In a recent news report, “Dr. Aaron Bernstein, interim director of Harvard’s Center for Climate Health and the Global Environment, said it’s likely that air pollution reductions in China — associated with the economic slowdown caused by the pandemic — saved as many lives in China as COVID-19 has taken there. That’s a rough calculation, based on estimates from Marshall Burke, an assistant professor of Earth system science at Stanford University.” The Harvard study reminds us just how unconscionable it is for the Trump Administration to suspend EPA enforcement rules during the COVID-19 pandemic. In fact, the opposite should have occurred. The EPA should have heightened reporting from facilities to ensure that vulnerable communities gain added protection during this crisis.
We are seeing protest rallies and civil disobedience from Americans who are agitating to end social distancing and return to work. They want to get back to normal. For Black people and our planet, normal was not working. I do not want to return to what was. It is time for America and countries around the world to embrace positive environmental changes.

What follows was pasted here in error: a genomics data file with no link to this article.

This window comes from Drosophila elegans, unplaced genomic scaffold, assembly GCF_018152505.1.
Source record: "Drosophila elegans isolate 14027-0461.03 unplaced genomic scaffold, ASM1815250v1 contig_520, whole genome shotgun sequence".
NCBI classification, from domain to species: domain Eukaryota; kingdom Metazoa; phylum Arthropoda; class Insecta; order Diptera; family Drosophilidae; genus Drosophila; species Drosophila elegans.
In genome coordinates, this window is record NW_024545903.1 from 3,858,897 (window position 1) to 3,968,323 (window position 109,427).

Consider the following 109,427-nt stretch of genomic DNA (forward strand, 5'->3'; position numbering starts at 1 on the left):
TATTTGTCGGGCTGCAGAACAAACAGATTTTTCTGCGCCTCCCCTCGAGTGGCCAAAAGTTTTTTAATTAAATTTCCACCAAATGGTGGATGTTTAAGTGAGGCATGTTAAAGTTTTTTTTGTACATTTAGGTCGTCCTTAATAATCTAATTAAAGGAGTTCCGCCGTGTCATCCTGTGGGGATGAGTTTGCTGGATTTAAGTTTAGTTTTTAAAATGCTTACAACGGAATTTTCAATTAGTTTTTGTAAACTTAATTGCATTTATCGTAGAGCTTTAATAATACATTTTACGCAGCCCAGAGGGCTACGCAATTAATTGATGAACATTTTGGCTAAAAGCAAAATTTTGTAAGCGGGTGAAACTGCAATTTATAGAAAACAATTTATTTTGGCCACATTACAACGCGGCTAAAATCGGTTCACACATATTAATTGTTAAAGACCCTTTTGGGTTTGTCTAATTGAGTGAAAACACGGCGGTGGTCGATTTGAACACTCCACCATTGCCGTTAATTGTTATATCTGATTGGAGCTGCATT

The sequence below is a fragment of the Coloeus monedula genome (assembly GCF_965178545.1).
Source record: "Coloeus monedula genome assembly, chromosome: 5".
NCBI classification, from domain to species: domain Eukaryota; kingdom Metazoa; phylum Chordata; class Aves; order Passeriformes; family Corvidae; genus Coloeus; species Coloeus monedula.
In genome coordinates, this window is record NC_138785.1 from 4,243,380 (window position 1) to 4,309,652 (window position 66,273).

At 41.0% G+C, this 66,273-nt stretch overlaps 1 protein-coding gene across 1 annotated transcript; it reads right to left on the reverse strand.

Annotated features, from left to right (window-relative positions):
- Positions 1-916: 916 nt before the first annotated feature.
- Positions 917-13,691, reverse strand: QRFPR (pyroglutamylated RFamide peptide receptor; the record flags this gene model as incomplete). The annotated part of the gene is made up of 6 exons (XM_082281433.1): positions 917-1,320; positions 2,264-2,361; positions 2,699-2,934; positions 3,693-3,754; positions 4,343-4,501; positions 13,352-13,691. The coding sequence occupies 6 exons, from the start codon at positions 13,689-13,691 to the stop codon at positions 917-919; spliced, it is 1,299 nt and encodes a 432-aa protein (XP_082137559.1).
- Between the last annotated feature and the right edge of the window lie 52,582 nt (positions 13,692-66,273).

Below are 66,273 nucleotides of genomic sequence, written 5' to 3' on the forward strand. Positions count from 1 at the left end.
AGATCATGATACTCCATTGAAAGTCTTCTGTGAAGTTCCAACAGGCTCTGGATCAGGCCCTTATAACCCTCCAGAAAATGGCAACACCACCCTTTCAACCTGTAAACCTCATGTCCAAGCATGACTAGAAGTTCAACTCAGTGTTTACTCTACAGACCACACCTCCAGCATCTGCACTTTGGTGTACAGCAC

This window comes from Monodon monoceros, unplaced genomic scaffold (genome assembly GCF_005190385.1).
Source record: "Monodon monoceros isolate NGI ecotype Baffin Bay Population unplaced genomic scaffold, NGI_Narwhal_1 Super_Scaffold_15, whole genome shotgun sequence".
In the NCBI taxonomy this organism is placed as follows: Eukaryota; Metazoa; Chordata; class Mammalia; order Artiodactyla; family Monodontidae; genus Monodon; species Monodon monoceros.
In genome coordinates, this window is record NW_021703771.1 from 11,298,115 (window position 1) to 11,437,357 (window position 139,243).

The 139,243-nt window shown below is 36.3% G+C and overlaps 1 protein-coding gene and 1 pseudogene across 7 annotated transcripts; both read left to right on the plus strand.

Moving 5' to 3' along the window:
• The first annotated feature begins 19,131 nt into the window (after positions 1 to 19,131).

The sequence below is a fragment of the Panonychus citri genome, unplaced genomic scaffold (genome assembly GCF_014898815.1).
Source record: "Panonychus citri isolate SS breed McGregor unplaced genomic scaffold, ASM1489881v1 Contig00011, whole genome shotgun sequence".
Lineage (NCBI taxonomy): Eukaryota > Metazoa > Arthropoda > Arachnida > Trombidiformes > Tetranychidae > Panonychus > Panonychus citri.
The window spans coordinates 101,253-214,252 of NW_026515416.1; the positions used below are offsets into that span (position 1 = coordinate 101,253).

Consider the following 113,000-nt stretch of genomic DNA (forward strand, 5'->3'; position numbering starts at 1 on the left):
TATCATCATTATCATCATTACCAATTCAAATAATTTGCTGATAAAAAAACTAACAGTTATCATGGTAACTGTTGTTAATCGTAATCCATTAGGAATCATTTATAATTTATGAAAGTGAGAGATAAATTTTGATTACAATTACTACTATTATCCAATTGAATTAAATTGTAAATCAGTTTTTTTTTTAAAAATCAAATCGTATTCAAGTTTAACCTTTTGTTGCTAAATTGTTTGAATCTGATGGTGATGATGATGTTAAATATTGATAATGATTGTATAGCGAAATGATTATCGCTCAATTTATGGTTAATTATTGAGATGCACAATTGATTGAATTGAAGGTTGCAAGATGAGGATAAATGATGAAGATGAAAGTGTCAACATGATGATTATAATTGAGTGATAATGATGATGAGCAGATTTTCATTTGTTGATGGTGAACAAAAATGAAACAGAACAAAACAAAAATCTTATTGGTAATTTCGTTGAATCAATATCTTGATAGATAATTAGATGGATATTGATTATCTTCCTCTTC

It is uplifting news to learn that people in China can see the Himalayas now that the smog has been reduced. Californians are able to see for miles with the absence of vehicles clogging their highways. Locally, I visited the river and was pleasantly surprised to smell the aquatic life because so many of our factories are furloughed near the water.
We need a new norm that provides affordable healthcare for everyone and ensures a living wage to all employees. More people should be allowed to work from home, which would cut back on fossil fuel usage and polluting emissions. Air travel should be reduced now that we are effectively using computers for business meetings and forums. As I look around my community, I see fewer smokestacks emitting toxins. Hyper consumerism has been arrested. Luxury brand stores are suffering financially while businesses that provide essential goods and services are thriving. People are cooking more home prepared meals and spending time with family members. Imagine that.
COVID-19 forced us to stop in our tracks. We were living in a world that was overwhelmed by pollution and lacked hope for too many people. We must develop a path forward that preserves life, provides opportunity for everyone and does not destroy our planet.
Detroiter Emma Lockridge uses her camera as an instrument to document and fix a societal wrong: the dire impact of pollution on Black people in America. Her probing lens documents environmental racism in her Detroit southwest side community, which is ranked the most polluted in Michigan.
A Climate and Environmental Justice Organizer at Michigan United, Emma enjoyed a career in journalism. She is a graduate of New York University and Wayne State University. Her current environmental campaign is to secure a homeowner buyout program for herself and neighbors impacted by a nearby refinery’s emissions.